Statement of Problem
Students with hearing impairments (SHI) often face additional complications during their transition from school to postsecondary life, and, unless addressed, these complications may have a significant adverse effect on their future. Scholars have argued that the support of parents during school-work transitions may significantly improve the postsecondary outcomes for impaired students (Wehmeyer & Webb, 2012; Cawthon, Caemmerer, & Pepnet 2 Research and Evidence Synthesis Team, 2014; Snyder, 2014; Hirano & Rowe, 2015).
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However, parents may not always participate in the transition process (Hirano & Rowe, 2015, p. 1), in particular, because they “possess limited understanding about transition,” lack communication with school staff, and experience a dearth of engagement in collaborative practices with the special education personnel (Snyder, 2014, pp. iv-v). Simultaneously, it is stated that little research has been carried out to record efficacious interventions aimed at increasing parent involvement in the transition process (Rowe & Hirano, 2015, p. 1), and that transition practices that are often employed may be of suboptimal efficacy (Wehmeyer & Webb, 2012).
Therefore, it is essential to engage parents in the post-school transition of their children with hearing impairments (HI) to make the transition easier for SHI and improve their postsecondary outcomes and to develop new, effective practices aimed at increasing the parent involvement.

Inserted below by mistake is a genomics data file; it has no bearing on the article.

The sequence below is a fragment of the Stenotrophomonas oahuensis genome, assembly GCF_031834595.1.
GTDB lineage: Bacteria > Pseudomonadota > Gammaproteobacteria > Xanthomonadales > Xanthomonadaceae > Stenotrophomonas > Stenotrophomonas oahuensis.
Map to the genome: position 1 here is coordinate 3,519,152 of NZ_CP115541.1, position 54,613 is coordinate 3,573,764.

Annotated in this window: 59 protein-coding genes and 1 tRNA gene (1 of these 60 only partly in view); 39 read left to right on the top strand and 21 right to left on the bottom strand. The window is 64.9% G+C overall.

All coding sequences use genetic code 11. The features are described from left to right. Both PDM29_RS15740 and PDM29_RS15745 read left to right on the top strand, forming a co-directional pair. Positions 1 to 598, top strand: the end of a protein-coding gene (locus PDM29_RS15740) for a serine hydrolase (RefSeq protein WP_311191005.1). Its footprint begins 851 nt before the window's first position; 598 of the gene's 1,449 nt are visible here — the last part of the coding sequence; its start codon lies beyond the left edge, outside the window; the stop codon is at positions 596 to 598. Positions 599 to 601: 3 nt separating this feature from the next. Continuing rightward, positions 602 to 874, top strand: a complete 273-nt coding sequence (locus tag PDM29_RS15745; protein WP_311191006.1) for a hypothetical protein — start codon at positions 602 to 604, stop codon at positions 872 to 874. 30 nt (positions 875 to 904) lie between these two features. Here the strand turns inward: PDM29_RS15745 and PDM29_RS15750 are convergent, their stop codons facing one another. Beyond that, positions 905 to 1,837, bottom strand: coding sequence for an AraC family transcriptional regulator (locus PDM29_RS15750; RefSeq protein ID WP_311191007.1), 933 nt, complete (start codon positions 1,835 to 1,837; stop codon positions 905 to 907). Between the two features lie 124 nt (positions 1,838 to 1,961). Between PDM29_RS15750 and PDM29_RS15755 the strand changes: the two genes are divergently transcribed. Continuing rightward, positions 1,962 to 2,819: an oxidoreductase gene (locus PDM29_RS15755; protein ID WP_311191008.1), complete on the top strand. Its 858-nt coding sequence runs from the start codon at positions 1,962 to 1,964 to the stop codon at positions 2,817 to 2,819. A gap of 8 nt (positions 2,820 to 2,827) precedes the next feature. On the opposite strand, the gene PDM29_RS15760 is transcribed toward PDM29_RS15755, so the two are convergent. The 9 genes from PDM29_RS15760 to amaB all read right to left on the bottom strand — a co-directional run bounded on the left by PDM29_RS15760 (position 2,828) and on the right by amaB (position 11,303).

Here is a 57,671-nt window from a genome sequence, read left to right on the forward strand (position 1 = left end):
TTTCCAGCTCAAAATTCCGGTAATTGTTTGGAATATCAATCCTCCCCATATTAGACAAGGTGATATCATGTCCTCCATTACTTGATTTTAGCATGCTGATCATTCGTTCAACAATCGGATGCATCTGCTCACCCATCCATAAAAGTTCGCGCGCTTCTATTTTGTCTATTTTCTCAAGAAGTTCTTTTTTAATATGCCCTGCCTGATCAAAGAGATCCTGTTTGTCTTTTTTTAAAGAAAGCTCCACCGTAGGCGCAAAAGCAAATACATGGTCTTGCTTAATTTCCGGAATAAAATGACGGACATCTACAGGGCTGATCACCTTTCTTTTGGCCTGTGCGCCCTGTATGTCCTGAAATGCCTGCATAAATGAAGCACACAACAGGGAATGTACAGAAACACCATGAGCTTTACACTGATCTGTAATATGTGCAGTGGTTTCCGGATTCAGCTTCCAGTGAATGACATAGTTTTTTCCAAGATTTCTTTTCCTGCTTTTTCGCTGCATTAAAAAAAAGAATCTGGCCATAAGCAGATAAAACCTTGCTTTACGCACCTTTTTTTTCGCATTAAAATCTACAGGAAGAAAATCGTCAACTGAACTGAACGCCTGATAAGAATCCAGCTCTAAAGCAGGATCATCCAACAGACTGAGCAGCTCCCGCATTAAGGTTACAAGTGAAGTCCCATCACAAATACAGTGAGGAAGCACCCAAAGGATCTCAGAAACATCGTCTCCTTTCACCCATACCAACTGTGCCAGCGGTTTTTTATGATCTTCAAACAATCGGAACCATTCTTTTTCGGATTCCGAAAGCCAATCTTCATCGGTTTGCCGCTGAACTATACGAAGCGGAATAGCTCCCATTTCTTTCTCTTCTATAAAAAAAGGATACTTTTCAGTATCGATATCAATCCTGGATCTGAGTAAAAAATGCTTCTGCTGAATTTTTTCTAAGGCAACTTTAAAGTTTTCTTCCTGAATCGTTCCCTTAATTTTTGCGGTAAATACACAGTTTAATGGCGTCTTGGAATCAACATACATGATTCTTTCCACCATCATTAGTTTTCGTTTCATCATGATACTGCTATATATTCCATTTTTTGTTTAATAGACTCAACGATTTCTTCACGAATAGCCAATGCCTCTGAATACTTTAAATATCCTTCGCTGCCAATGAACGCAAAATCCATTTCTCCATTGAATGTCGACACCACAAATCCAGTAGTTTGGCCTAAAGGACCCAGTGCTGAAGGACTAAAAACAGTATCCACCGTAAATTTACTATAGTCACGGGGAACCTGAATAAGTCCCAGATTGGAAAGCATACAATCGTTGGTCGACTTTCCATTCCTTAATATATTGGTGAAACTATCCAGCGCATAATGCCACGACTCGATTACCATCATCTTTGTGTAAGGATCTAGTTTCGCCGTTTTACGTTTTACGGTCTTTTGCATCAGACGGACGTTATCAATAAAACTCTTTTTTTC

Parents of SHI often have limited information about career opportunities for their children, and may believe that the latter “cannot succeed in the workforce as well as their hearing peers” (Michael, Most, & Cinamon, 2013, p. 333). This decreases parents’ self-efficacy (Michael et al., 2013); the latter is important if parents are to help their children with the transition from school (Hirano & Rowe, 2015, p. 5). However, adolescents may advance their self-efficacy in career-seeking while perceiving how their parents “carry out tasks associated with career exploration and selection” (Michael et al., 2013, p. 332). Also, meetings with employers may be organized to help students with HI in further career selection (Ferguson & Rodríguez, 2005).
Therefore, this intervention will be aimed at increasing parents’ self-efficacy when it comes to assisting their adolescent children with HI in seeking career opportunities.
Does knowing more about employment opportunities for persons with HI stimulate parents of SHI to take part in post-school transition? 2. Does family involvement improve the post-secondary outcomes for individuals with hearing impairments?
Knowing more about employment opportunities for persons with HI stimulates parents of SHI to take part in the post-school transition. 2. Family involvement improves the post-secondary outcomes for individuals with hearing impairments.
The independent variable of this quantitative study will be the parents’ involvement in helping their children with HI to prepare for selecting the future career. The dependent variable will be the post-secondary outcomes of children, i.e. the rates of employment and college enrollment of school-leavers with HI compared to those of school-leavers with HI whose parents did not undergo the intervention.
The population will include the parents of SHI, but the sample will consist of an experimental group of parents. This group will include the parents of SHI studying in high school grades (9-12) at a local inclusive school. The parents of all SHI from that school will be invited, regardless of their social status, age, gender, etc.; their informed consent will be gained. The control group will consist of parents of SHI who study at high school grades (9-12) at another local inclusive school.